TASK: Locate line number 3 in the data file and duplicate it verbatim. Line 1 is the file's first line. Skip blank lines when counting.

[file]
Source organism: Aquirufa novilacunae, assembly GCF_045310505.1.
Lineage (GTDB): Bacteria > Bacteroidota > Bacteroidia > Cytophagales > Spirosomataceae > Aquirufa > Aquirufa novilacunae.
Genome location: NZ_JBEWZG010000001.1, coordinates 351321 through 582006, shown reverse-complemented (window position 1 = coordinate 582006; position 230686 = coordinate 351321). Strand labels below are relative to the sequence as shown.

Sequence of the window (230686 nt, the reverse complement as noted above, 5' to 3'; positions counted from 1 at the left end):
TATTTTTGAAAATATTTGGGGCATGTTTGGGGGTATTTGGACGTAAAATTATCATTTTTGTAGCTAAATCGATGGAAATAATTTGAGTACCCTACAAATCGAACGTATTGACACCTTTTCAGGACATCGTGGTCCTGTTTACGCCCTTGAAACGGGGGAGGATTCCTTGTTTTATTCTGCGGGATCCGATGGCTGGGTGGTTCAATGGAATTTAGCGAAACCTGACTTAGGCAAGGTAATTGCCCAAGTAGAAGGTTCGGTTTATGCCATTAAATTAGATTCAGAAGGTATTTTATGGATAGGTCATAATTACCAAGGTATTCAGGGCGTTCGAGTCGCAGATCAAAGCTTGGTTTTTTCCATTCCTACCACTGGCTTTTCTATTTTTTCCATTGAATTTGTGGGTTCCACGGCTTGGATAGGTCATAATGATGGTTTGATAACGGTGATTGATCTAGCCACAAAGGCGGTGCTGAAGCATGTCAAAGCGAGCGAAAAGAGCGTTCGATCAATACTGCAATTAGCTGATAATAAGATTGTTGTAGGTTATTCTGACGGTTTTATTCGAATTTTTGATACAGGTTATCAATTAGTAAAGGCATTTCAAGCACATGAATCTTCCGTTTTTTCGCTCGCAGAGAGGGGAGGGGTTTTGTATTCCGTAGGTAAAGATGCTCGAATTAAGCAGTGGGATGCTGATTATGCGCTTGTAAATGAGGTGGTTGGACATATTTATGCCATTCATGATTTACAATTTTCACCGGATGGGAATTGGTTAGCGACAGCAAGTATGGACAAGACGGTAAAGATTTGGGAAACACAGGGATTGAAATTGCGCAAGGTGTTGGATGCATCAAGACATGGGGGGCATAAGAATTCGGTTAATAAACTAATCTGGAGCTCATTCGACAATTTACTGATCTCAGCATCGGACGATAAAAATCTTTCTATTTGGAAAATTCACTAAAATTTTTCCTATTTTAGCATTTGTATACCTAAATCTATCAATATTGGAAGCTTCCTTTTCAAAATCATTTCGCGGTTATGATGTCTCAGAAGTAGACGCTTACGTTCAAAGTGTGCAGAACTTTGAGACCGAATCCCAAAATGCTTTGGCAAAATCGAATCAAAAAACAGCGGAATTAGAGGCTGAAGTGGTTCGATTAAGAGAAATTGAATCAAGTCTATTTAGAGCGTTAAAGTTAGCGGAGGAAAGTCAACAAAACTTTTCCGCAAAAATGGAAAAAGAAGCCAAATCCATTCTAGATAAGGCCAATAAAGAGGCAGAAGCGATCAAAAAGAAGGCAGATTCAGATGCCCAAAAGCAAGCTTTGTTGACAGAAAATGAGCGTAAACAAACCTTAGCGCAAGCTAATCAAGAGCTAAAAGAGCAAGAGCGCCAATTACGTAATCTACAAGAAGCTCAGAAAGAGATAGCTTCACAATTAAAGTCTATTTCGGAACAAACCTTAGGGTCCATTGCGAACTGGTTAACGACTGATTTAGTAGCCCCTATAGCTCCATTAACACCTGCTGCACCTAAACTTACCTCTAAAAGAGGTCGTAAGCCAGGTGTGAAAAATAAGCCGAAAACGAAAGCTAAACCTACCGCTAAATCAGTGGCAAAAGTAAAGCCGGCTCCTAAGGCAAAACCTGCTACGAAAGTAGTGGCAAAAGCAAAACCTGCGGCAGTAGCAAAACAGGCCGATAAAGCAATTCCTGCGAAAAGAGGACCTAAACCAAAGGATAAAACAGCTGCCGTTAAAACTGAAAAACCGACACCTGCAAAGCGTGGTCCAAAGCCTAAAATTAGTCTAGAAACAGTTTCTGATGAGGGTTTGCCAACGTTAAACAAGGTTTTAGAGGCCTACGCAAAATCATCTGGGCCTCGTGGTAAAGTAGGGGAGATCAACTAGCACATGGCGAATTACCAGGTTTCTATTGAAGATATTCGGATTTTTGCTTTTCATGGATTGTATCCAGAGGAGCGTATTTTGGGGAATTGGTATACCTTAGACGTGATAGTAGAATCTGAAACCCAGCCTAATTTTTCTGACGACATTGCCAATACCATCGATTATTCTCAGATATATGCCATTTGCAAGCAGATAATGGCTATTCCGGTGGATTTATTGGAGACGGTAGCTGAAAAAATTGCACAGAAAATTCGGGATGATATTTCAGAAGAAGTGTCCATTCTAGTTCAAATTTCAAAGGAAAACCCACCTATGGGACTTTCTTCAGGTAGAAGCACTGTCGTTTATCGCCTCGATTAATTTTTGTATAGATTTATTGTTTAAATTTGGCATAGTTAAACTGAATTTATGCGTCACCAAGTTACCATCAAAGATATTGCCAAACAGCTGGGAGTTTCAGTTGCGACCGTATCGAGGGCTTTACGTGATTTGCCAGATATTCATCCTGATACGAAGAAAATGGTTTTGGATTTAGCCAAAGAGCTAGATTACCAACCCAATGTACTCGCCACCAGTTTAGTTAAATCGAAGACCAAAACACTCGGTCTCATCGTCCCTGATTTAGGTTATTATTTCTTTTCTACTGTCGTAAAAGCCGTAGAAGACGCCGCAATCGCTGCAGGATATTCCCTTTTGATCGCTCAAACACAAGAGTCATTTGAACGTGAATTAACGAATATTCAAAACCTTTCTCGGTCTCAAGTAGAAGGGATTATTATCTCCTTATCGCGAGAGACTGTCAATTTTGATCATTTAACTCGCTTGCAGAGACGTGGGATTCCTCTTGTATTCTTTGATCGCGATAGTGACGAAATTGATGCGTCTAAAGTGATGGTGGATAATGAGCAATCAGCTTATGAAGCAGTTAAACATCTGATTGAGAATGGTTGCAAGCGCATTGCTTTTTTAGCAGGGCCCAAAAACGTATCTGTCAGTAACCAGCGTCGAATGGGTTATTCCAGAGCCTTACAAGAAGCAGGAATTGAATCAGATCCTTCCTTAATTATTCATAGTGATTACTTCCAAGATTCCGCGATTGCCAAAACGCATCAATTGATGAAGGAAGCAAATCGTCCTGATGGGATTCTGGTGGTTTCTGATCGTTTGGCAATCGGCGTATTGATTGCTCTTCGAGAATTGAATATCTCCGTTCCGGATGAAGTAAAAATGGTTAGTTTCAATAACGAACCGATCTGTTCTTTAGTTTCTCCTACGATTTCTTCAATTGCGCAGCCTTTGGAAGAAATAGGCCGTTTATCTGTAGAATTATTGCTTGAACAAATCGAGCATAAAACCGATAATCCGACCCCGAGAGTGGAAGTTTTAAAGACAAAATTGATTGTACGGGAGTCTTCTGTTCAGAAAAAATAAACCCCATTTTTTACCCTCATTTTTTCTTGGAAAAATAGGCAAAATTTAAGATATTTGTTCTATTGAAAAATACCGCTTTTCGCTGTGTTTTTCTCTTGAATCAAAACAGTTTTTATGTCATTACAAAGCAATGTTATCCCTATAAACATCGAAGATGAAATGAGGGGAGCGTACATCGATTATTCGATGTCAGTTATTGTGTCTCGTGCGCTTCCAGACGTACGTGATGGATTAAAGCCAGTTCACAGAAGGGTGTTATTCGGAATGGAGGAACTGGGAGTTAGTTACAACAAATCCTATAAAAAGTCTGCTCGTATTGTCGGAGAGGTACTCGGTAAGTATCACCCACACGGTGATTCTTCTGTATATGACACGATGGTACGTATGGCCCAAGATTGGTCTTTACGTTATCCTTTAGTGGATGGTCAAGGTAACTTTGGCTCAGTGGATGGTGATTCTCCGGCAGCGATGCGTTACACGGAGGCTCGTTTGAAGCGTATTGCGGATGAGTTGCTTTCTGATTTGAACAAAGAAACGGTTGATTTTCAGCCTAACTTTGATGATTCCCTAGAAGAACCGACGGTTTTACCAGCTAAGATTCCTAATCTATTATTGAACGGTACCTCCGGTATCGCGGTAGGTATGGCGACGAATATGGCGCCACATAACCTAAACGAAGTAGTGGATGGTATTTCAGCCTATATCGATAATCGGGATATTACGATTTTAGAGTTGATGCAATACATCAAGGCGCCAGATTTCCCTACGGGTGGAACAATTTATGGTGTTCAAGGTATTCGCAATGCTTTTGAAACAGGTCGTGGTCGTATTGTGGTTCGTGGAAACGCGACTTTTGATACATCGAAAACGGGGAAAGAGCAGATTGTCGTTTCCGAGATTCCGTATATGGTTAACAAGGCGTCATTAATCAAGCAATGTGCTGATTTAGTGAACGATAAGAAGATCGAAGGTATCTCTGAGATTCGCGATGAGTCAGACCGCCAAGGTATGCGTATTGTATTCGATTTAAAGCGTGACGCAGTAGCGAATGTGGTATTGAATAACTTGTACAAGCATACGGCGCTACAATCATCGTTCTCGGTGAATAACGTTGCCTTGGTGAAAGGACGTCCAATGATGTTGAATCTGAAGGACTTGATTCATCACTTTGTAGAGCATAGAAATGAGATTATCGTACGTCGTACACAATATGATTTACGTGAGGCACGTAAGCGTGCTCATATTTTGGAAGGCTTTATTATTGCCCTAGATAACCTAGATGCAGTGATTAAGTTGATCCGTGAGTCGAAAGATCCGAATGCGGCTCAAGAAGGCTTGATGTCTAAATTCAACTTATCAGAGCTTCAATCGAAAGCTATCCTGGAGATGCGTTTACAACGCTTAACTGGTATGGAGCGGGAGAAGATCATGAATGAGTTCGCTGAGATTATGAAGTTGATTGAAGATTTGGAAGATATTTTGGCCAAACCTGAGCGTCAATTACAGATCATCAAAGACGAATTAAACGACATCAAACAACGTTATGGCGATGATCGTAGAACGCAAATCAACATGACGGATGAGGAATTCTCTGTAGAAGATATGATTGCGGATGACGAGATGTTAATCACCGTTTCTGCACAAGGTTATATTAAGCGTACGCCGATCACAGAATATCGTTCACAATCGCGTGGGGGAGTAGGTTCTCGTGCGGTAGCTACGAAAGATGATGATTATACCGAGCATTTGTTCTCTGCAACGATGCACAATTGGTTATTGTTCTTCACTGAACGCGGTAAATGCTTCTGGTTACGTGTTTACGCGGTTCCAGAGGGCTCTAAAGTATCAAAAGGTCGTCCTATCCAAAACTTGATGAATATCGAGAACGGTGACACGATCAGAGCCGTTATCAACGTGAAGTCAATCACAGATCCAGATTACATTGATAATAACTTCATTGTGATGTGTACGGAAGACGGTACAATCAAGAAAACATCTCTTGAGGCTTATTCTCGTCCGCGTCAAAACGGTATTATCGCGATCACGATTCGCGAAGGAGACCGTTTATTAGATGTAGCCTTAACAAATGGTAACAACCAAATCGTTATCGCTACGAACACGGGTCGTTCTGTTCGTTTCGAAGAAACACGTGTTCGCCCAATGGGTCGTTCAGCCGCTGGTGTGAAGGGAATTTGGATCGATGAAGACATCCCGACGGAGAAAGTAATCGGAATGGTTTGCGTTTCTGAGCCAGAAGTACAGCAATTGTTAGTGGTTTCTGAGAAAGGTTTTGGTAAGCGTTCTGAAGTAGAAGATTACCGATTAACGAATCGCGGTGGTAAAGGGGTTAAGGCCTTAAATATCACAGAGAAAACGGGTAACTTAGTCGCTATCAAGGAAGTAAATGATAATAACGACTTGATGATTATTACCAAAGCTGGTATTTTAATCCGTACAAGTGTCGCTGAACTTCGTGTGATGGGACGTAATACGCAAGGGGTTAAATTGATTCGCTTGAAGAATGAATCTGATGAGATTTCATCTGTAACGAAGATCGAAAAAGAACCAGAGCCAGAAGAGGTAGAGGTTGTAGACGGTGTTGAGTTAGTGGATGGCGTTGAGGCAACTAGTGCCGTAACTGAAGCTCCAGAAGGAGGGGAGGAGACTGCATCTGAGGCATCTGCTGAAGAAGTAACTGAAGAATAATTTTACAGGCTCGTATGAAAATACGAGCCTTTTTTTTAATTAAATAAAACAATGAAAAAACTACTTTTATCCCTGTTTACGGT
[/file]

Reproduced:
Genome location: NZ_JBEWZG010000001.1, coordinates 351321 through 582006, shown reverse-complemented (window position 1 = coordinate 582006; position 230686 = coordinate 351321). Strand labels below are relative to the sequence as shown.